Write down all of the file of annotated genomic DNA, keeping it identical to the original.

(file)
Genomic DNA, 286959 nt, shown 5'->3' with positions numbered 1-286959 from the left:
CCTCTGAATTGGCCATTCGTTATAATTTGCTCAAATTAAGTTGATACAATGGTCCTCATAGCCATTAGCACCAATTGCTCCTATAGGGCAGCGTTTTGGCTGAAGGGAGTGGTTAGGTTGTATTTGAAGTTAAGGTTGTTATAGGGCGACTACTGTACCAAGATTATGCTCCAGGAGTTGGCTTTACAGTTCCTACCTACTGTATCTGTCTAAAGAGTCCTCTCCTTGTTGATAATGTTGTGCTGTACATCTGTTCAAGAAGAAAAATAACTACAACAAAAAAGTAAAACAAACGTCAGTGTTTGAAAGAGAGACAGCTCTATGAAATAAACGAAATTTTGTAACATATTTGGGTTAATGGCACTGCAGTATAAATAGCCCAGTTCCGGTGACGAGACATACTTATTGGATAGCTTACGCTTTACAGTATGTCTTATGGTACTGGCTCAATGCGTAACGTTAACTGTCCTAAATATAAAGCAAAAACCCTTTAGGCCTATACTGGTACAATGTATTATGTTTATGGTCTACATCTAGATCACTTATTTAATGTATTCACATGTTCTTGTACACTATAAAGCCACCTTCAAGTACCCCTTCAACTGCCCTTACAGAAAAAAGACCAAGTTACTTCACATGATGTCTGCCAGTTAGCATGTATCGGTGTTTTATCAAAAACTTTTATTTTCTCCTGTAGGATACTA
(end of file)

Genomic DNA, 286959 nt, shown 5'->3' with positions numbered 1-286959 from the left:
CCTCTGAATTGGCCATTCGTTATAATTTGCTCAAATTAAGTTGATACAATGGTCCTCATAGCCATTAGCACCAATTGCTCCTATAGGGCAGCGTTTTGGCTGAAGGGAGTGGTTAGGTTGTATTTGAAGTTAAGGTTGTTATAGGGCGACTACTGTACCAAGATTATGCTCCAGGAGTTGGCTTTACAGTTCCTACCTACTGTATCTGTCTAAAGAGTCCTCTCCTTGTTGATAATGTTGTGCTGTACATCTGTTCAAGAAGAAAAATAACTACAACAAAAAAGTAAAACAAACGTCAGTGTTTGAAAGAGAGACAGCTCTATGAAATAAACGAAATTTTGTAACATATTTGGGTTAATGGCACTGCAGTATAAATAGCCCAGTTCCGGTGACGAGACATACTTATTGGATAGCTTACGCTTTACAGTATGTCTTATGGTACTGGCTCAATGCGTAACGTTAACTGTCCTAAATATAAAGCAAAAACCCTTTAGGCCTATACTGGTACAATGTATTATGTTTATGGTCTACATCTAGATCACTTATTTAATGTATTCACATGTTCTTGTACACTATAAAGCCACCTTCAAGTACCCCTTCAACTGCCCTTACAGAAAAAAGACCAAGTTACTTCACATGATGTCTGCCAGTTAGCATGTATCGGTGTTTTATCAAAAACTTTTATTTTCTCCTGTAGGATACTA